It was getting dark by the time got through Napier. The Council here will fine you for ‘freedom camping’, but also provides free locations for people like me with vans that are ‘Self Contained’. From their list of campsites I’d picked out two likely looking ones.

I didn’t get past the first.

As soon as I pulled up I could see it had all five boxes ticked; stunning view, quiet, clear line of sight for the satellite dish, clear above for the solar panels, and flat. As I parked I found it had another wonderful attribute… live music.

In the fading light the lady in the bus next to me was stood outside playing her violin, and she was very good. I don’t know who you are Lady, but Bravo!, it was wonderful, thank you.

By mid-morning, most of the people had gone, including the violin lady. They had been parked on the turfed, grassy meadow part of the campsite, and it had rained well in the night. The field was turning to mud and they all moved on before bogged in became a liklihood. I am parked on the stones of the shore-meadow margin, and can’t sink in.

I am on the coast immediately to the South of Napier, parked 15 paces from the high tide mark (and a metre above it!). Facing out to sea I have Napier to my left, and Cape Kidnappers to my right. Each is about 7 km away.

The view here would be stunning but unfortunately, it can’t be seen through the drizzle, and it looks as though this is set in for a few days.

Tomorrow I’m going to ‘reccie’ the Otatara Pa to work out exactly where I want to stand to say which bits. But for filming I need a clear day as I need line of sight from the Pa back to the Mahia Peninsula and across to Mt Ruapehu. Both are visible from there… but only on a decent day… and I may not get that until Sunday.

We’ll see. As I said before, I’m not in charge of the weather.

There’s another reason I think that the Kurahaupo people might have moved by canoe and not walked… and it’s to do with the name they call the place they settle at; ‘Heretaunga’. But I’m going to leave you guessing about that one for a while.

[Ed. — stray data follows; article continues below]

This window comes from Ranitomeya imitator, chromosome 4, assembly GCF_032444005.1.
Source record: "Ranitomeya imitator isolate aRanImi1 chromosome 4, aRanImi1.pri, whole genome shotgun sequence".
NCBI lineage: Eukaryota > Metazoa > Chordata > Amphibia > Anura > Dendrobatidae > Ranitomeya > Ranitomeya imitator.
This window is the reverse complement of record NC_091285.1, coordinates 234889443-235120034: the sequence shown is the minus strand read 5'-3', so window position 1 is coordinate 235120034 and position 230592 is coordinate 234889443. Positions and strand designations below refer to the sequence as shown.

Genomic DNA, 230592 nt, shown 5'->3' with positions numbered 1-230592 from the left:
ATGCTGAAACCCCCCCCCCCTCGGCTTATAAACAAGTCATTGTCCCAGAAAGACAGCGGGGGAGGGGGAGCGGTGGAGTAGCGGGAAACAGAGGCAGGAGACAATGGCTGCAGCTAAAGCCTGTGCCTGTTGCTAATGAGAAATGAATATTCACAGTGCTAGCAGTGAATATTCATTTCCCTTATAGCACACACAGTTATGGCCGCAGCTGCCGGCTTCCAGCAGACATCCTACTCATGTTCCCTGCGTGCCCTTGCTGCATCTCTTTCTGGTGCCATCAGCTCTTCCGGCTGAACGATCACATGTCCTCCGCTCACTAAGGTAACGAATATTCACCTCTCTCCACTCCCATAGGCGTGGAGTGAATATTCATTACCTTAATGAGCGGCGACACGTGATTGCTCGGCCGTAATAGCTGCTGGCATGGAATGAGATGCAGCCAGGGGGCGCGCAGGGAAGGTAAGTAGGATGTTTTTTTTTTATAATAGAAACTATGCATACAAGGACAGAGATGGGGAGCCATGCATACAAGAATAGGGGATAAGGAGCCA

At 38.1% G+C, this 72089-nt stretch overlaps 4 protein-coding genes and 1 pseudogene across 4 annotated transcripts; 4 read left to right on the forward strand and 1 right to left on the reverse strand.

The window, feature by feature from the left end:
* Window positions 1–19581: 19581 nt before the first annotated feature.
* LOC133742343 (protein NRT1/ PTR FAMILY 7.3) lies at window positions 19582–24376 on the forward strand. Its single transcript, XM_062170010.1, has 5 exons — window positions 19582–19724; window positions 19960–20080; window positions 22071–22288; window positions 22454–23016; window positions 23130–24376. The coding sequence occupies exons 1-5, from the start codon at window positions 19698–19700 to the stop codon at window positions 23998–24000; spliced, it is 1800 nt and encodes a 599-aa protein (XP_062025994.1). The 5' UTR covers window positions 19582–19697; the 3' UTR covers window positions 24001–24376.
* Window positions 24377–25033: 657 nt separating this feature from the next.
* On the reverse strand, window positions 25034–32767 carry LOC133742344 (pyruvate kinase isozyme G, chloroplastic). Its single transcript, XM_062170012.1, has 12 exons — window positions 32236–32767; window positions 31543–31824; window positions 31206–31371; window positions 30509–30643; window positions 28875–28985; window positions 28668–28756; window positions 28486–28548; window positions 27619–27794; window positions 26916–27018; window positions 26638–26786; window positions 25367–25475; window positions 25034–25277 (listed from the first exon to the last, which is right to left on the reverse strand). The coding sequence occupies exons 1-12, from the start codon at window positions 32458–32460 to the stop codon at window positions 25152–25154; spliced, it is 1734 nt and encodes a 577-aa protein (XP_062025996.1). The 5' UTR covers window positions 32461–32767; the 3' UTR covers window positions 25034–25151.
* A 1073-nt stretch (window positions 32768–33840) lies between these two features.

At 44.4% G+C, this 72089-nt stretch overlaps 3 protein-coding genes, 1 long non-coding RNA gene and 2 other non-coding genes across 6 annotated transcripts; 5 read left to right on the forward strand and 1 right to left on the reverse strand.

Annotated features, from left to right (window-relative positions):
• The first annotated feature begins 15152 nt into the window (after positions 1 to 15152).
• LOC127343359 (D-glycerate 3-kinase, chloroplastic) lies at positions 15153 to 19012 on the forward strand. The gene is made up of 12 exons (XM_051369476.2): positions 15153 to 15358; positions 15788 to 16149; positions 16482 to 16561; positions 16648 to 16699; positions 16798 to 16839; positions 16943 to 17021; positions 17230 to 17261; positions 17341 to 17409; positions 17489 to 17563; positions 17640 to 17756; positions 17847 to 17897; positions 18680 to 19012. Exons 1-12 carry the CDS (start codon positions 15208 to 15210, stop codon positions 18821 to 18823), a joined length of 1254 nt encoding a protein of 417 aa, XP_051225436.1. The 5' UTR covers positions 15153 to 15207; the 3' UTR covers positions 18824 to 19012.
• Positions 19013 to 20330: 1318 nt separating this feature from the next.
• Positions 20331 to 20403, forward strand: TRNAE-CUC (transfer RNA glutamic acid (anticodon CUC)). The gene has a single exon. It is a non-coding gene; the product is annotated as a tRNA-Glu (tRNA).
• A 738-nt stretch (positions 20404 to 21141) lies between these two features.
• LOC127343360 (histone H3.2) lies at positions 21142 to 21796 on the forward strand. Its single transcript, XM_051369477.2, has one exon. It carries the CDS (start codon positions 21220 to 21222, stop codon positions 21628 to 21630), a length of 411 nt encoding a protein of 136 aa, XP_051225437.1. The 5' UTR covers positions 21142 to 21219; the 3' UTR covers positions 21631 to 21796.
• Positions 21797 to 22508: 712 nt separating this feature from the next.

Sunny Mahia

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I finally got a clear day… at least most of a day.

The weather came through exactly as forecast, mostly sunny until late afternoon, and I got through all the video that I wanted recorded.

Tonight I’ve download all the video from my 2 camera’s to my laptop, and done a quick sort on it. I sort it into 4 groups; what can I just drop (all the camera setup, checking that I’m in the frame, checking sound etc), good dialogue, cut-away shots (detail shots of all the features that I talk about), and stuff that’s going onto this Blog.

It takes a while, but it will make someone’s job a lot easier later.

I’ll be leaving Mahia tomorrow, but I’m in no screaming rush as I haven’t quite decided where I’m stopping tomorrow night.

My next block of filming happens about four hours to the South of here. The next place the Kurahaupo people go is the plains of ‘Heretaunga’… this is the fertile plains around Napier and Hastings. Today it is famous for its fruit, particularly grapes. Some of New Zealand’s best Red wines come from here.

The Kurahaupo people liked it because they could grow Kumara and Taro.

In particular I’m going to Otatara Pa. Just look at the extent of the earthworks on this hilltop and ridges!

I’m looking forward to this. I’ve never been to Napier or Hastings before.